- Associated Press - Saturday, August 7, 2010

SAN FRANCISCO (AP) - The ouster of Hewlett-Packard Co.’s CEO leaves a hole in the world’s largest technology company.

Mark Hurd engineered a stunning turnaround of the Silicon Valley stalwart. Under Hurd, HP has spent more than $20 billion on acquisitions to transform itself from a computer and printer maker dependent on ink sales for profits to a well-rounded seller of hardware and lucrative business services. HP’s market value nearly doubled during his five years.

The company is suddenly leaderless as it stands at a turning point to integrate some of those acquisitions, the most recent of which was the purchase of smart phone maker Palm Inc. for $1.4 billion in June.

Hurd was forced to resign Friday after HP’s board of directors said Hurd falsified expenses to hide numerous private dinners with a woman who was paid up to $5,000 per event to greet people and make introductions among executives attending HP events that she helped organize.

The expenses were scrutinized when the woman recently accused Hurd of sexual harassment. The nature of the complaint could not be learned. Hurd and a lawyer representing the woman, whose identity could not be learned, all said the relationship was not sexual.

Hurd insists they were legitimate business expenses. Hurd doesn’t know the total value of expenses being disputed or have a full accounting of them, a person briefed on the situation said.

Hurd’s departure leaves it to another leader to keep HP on the course he mapped out.

HP’s stock fell nearly 10 percent to $41.85 in after-hours trading, when the news was released after the close of markets Friday.

The company has a deep bench in management and the stock drop was reactive and doesn’t reflect the company’s prospects, an analyst said.

“I don’t view his departure as catastrophic,” said Dinesh Moorjani, an analyst with Gleacher & Co. “The strategy is working fine. The level of uncertainty for me is relatively low just given the circumstances. This wasn’t a one-man company.”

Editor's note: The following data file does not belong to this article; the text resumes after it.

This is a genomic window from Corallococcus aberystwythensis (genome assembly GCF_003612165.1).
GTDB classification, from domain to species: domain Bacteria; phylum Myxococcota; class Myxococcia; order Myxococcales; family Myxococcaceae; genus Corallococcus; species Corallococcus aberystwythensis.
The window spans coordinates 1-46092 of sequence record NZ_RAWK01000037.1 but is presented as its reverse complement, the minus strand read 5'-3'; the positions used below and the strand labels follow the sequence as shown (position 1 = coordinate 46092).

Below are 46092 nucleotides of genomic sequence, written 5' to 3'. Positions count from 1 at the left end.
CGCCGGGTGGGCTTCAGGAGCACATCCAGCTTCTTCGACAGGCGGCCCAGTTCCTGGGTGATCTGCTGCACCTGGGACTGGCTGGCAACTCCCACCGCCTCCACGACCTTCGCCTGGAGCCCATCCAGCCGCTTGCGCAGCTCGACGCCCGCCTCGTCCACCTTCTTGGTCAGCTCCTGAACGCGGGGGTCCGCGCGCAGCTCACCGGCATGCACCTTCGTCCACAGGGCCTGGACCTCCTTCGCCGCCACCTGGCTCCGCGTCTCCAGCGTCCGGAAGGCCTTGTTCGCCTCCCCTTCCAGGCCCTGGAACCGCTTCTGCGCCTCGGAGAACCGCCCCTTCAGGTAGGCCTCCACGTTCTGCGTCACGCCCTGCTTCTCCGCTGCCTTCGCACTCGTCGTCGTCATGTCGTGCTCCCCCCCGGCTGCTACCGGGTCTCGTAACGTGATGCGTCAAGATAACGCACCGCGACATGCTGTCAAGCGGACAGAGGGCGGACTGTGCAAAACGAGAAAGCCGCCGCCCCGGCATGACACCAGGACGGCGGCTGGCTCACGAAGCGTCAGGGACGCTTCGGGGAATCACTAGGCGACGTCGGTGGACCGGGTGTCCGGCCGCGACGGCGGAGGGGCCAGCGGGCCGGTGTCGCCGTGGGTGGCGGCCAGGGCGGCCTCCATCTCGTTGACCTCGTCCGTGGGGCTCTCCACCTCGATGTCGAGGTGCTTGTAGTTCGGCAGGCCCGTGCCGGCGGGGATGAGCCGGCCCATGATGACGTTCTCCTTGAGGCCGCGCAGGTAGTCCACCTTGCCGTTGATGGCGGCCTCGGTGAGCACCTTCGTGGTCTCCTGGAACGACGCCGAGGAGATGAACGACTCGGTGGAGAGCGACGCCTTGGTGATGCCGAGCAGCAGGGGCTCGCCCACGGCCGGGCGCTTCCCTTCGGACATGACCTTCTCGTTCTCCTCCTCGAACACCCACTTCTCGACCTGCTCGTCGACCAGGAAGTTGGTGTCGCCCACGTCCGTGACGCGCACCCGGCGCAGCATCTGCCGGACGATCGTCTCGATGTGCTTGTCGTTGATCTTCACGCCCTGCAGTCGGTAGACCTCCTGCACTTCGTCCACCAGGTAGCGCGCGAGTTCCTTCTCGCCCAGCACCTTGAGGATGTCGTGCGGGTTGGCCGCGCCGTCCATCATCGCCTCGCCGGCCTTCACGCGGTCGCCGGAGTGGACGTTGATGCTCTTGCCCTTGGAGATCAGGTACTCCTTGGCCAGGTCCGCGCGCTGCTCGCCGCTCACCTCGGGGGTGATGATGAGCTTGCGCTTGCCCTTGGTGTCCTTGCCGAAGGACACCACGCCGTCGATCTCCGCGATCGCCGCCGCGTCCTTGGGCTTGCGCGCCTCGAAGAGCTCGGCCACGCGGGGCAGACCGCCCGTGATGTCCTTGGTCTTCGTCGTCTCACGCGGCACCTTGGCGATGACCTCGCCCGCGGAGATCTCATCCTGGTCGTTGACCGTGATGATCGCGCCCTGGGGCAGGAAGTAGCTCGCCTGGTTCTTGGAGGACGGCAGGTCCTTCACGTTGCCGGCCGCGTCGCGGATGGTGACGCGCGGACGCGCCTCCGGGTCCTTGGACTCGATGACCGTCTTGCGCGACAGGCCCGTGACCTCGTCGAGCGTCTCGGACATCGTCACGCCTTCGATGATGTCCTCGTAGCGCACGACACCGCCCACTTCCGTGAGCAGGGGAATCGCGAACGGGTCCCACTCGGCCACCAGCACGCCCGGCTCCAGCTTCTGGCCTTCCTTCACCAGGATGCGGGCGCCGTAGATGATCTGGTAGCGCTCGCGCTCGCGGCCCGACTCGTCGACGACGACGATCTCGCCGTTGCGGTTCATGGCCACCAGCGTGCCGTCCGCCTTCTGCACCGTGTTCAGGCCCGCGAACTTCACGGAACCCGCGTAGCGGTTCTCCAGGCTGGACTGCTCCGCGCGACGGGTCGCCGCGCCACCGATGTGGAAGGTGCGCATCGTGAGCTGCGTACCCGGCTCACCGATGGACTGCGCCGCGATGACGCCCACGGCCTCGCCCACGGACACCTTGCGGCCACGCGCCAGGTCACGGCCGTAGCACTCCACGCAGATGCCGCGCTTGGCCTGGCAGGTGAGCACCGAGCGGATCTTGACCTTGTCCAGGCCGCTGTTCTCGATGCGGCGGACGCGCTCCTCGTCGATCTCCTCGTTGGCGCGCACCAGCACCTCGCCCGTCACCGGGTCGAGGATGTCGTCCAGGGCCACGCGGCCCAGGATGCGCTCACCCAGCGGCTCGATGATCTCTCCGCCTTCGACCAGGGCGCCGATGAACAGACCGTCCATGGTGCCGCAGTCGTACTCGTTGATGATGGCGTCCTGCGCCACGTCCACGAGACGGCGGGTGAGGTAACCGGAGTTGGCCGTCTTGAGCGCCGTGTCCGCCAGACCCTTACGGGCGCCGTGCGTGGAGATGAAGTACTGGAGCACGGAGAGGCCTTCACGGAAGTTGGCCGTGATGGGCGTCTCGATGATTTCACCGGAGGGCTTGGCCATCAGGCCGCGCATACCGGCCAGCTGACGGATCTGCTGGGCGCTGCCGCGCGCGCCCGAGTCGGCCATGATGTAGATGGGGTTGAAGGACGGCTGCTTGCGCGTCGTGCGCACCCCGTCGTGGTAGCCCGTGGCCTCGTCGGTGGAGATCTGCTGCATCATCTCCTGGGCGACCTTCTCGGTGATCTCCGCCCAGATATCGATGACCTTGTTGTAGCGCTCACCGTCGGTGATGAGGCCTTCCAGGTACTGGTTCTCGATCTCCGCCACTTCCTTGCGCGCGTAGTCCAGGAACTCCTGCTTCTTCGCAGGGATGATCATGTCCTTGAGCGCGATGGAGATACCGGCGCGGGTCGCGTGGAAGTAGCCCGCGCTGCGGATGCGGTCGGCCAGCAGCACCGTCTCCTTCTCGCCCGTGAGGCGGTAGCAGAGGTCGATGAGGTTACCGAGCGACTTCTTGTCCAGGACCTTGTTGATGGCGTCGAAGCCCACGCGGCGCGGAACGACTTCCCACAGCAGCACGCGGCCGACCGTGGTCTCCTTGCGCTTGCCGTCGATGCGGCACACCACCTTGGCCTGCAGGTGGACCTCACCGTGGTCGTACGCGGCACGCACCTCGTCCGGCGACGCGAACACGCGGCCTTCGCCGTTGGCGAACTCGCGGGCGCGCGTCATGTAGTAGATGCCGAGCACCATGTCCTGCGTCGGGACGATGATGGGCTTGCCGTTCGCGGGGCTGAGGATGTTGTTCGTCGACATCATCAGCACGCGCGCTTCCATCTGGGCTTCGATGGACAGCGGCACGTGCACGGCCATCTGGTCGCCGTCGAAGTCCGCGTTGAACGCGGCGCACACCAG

Hurd, who spent 25 years at ATM maker NCR Corp. before coming to HP in April 2005, became a Wall Street darling. The $13.9 billion acquisition of Electronic Data Systems made HP a major player in technology services, challenging archrival IBM Corp.

HP also now offers computer networking, helped by the $2.7 billion takeover of 3Com Corp., racheting up the rivalry with Cisco Systems Inc. The Palm acquisition catapulted the company into the fast-growing smart phone business.

The additions also broadened the pool of people who could replace Hurd. It’s a deep bench, and internal candidates could have an edge, given that Hurd and predecessor Carly Fiorina - who got the boot in 2005 over concern about her management style and her decision to buy Compaq Computer - both came from outside HP.

Inside candidates could include Todd Bradley, who oversees personal computers and mobile devices at HP; Vyomesh Joshi, who leads the printer division; Ann Livermore, in charge of servers, services, software and storage; and Shane Robison, leader of HP’s corporate strategy and marketing. Chief Financial Officer Cathie Lesjak, now interim CEO, took herself out of the running for the permanent job.

In recent weeks, Hurd had started talks for a three-year contract that could have been worth $100 million, a person close to the case told The Associated Press. Those went off track when the woman accused him and HP of sexual harassment, this person said.

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